Recently, the government, through the tourist office, even recognized that in the context of the construction of the so-called Tren Maya, they may be committing acts of ethnocide but: “Ethnocide can have a positive turn: ‘ethnodevelopment’.”
The “fourth transformation of Mexico” (la Cuarta) flies the flag of the SSXXI like preceding governments in the southern cone, which never surpassed extractive developmentalism, placing them at the same level of neoliberal governments that use depredation to “boost” the economy. In concrete terms, the economic project of the regimes of the so-called SSXXI are very similar in objectives to 19th century Liberalism, undemocratic and authoritarian regimes, and even identify and relate to them as “heroes.”
Take, for example, the way in which la Cuarta raises the image of Benito Juárez, “the only indigenous president” of Mexico, as an impassable bulwark. Juárez was the President of the Supreme Court of Justice, born an indigenous Zapotec, who preferred to speak French (before the French invasion), who came to power in 1857 by a coup (Comonfort vs. Juan Álvarez) and stayed there for 15 years until the last of his days. Juárez decreed educational uniformity in Spanish, which promoted the disappearance of dozens of indigenous native languages. After Mexico defeated the French invasion, a group of peasants led by the agrarian reformist Julio López started a revolt to distribute land to the dispossessed peasants, giving away copies of the Communist Manifesto. Juárez took the landowners’ side and ordered the rebels to be executed without a trial.
Benito Juárez did not govern with an indigenous worldview; he did so as a right-wing liberal. Even the greatest radicalism attributed to him, the secular state, was proposed by the Ayutla Revolution that Juárez helped to overthrow.
A Warning to Northern Socialisms
For the ideological orthodox, indigenous peoples are an obstacle to their idea of development. The proletariat promoted by orthodox Marxism is for a single country, one identity, one socialist state, culture, and language; it does not admit cultural variations, considering them “bourgeois” (indigenous spirituality is a fickle one), and for example, always ends up analyzing the “indigenous problem” in reductionist terms of land tenure, because it wants to understand: indigenous = peasant.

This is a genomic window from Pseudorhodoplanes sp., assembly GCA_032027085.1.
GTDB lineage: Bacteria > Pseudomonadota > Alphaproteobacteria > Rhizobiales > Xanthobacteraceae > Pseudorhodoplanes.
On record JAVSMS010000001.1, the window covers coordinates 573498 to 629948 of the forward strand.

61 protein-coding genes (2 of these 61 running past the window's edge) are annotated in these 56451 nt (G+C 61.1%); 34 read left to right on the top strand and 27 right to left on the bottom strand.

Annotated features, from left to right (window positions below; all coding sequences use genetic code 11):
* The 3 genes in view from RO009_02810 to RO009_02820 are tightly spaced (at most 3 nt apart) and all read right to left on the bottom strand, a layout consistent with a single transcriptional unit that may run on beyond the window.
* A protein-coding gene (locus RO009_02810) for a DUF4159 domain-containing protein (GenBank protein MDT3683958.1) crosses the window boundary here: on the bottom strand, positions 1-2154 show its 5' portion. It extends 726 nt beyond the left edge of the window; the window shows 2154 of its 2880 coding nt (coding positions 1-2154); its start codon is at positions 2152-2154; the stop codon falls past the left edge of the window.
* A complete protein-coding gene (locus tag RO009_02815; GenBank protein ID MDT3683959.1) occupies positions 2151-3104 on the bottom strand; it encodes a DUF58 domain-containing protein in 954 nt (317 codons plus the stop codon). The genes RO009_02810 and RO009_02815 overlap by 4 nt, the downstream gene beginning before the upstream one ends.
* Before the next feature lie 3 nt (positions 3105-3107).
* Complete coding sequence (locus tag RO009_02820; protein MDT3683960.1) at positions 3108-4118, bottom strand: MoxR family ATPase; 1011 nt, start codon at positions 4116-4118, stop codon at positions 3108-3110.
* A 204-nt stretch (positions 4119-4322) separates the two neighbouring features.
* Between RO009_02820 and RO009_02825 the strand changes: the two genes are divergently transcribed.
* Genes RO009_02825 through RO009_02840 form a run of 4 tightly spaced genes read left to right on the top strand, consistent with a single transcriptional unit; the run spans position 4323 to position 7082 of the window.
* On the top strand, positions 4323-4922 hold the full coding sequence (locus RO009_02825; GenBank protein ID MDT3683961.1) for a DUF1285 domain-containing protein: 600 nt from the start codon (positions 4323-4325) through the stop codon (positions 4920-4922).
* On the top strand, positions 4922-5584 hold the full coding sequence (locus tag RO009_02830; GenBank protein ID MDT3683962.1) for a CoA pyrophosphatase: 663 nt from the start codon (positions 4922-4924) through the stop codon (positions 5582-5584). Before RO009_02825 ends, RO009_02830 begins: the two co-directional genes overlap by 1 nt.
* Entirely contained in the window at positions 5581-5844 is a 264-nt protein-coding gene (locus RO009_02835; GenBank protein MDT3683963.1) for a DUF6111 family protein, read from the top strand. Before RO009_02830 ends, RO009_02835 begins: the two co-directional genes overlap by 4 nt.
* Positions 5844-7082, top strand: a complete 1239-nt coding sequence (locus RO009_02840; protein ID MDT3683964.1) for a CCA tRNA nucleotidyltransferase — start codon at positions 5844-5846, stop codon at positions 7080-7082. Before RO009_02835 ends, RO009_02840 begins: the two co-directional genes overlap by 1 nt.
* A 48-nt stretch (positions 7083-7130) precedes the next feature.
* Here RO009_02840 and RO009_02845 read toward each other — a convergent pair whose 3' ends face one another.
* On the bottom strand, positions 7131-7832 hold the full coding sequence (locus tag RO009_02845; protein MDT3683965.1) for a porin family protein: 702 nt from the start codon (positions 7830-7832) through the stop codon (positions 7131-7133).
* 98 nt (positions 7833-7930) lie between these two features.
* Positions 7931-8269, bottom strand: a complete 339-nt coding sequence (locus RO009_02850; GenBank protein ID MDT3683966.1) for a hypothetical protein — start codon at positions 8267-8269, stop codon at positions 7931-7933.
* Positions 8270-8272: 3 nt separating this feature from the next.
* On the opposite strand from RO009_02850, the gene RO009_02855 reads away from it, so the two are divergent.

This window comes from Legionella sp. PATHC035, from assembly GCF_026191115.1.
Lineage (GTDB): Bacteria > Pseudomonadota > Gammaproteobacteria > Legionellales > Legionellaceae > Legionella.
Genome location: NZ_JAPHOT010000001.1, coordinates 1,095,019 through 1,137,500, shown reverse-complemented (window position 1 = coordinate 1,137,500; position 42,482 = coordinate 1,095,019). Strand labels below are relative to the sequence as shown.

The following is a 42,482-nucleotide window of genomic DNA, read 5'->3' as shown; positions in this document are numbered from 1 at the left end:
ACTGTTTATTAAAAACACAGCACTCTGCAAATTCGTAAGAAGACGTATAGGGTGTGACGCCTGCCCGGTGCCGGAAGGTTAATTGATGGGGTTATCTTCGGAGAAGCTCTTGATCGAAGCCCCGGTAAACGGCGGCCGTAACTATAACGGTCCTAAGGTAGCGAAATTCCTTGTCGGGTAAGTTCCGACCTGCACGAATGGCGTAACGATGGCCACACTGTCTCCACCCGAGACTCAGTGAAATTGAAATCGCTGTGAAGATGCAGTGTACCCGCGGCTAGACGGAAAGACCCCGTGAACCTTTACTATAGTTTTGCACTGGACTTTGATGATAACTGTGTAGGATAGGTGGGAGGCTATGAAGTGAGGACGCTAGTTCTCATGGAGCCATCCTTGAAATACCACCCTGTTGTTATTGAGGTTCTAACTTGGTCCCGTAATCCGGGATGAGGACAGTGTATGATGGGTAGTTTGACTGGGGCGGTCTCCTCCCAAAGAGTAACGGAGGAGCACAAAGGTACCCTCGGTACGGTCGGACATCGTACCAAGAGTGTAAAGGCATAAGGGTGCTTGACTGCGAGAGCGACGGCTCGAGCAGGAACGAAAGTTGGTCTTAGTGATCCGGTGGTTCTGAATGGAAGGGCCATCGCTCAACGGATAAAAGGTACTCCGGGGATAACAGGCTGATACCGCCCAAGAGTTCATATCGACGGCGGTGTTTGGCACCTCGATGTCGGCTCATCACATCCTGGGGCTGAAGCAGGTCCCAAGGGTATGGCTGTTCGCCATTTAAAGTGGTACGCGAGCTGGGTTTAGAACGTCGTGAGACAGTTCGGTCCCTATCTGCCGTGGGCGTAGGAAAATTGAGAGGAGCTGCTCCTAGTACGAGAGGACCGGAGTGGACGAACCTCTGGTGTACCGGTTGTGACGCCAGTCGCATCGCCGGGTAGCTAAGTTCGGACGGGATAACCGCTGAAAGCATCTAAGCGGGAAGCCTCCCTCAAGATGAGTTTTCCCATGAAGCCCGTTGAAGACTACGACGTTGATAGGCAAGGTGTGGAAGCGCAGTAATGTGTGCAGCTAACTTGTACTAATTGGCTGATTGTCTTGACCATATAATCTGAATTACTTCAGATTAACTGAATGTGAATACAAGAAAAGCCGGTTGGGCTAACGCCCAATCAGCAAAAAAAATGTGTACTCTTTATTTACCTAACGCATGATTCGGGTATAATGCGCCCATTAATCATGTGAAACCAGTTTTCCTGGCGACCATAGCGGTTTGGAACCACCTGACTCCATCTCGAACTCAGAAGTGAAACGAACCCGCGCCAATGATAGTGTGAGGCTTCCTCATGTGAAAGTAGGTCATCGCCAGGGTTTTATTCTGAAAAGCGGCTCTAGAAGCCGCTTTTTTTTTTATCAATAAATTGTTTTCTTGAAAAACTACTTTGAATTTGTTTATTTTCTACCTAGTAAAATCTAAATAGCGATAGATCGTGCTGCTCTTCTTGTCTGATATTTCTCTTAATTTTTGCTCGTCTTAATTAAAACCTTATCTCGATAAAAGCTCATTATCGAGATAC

Unfortunately, dialectical materialism does not provide theoretical tools to understand indigenous spirituality. That castration of origin (it can only see workers, peasants, and proletarians), breaks its possibility of Native peoples’ systems of community, reciprocity, and solidarity to sustain the Sumak Kawsay (Harmonious Living). The SXXI project is inexpensive. “The great challenge of our time is to achieve societies dominating the market and not markets dominating societies,” they proudly affirm, very close to neoliberal practices in its form and resources. The indigenous project, by contrast, is a holistic, non-linear, integrating, hermeneutical vision of the world, in which the human being is a small part of a colossal whole, which is nourished by all its members.
In a strict sense, governments that identify with the self-styled SSXXI have promoted a republican colonialist idea of taking land because it belongs to “the nation,” and have developed depredation of sacred ancestral territories and its native inhabitants. They have also implemented extractive policies that exploit the environment, and have even taken steps to commit acts of ethnocide to achieve their goals, in terms of profit for the nation-state.
It should be noted that there is plenty of academic production in Latin America on this subject, which comes from having already gone through various regimes of SSXXI, some more successful, some more authoritarian than others. For example, Horacio Machado Áraoz writes:
The predominant leftitst thought in general–through different argumentative channels and in different historical-political contexts–has tended to disregard, ignore and/or minimize the ecological problem, splintering it from the crucial questions of capitalist domination […] Beyond the great differences that distinguish them, these “growth socialisms” have coincided in embracing faith in the “development of the productive forces,” as a condition and inexorable way to overcome the contradictions of capitalism. “
However, at this time, across the continent, from Alaska, Canada, the United States to the last territory of Patagonia, the vanguard of the social movement, those who have to bear the most significant repression, offer the most practical initiative, more dead, and a greater scope of influence, and against whom governments make systematic efforts to disqualify, demobilize, underfund, and dismantle is the indigenous movement and its inalienable defense of Mother Earth. The spaces of vulnerability to which the indigenous peoples have been subjected to have been today exacerbated by the incidence of the pandemic, and even so, they do not renounce their millennial conviction of being oneself with the Pacha Mama, with all living beings that give us reason to exist. For indigenous peoples, political geometry—the political left or right—does not change the results, only the discourse.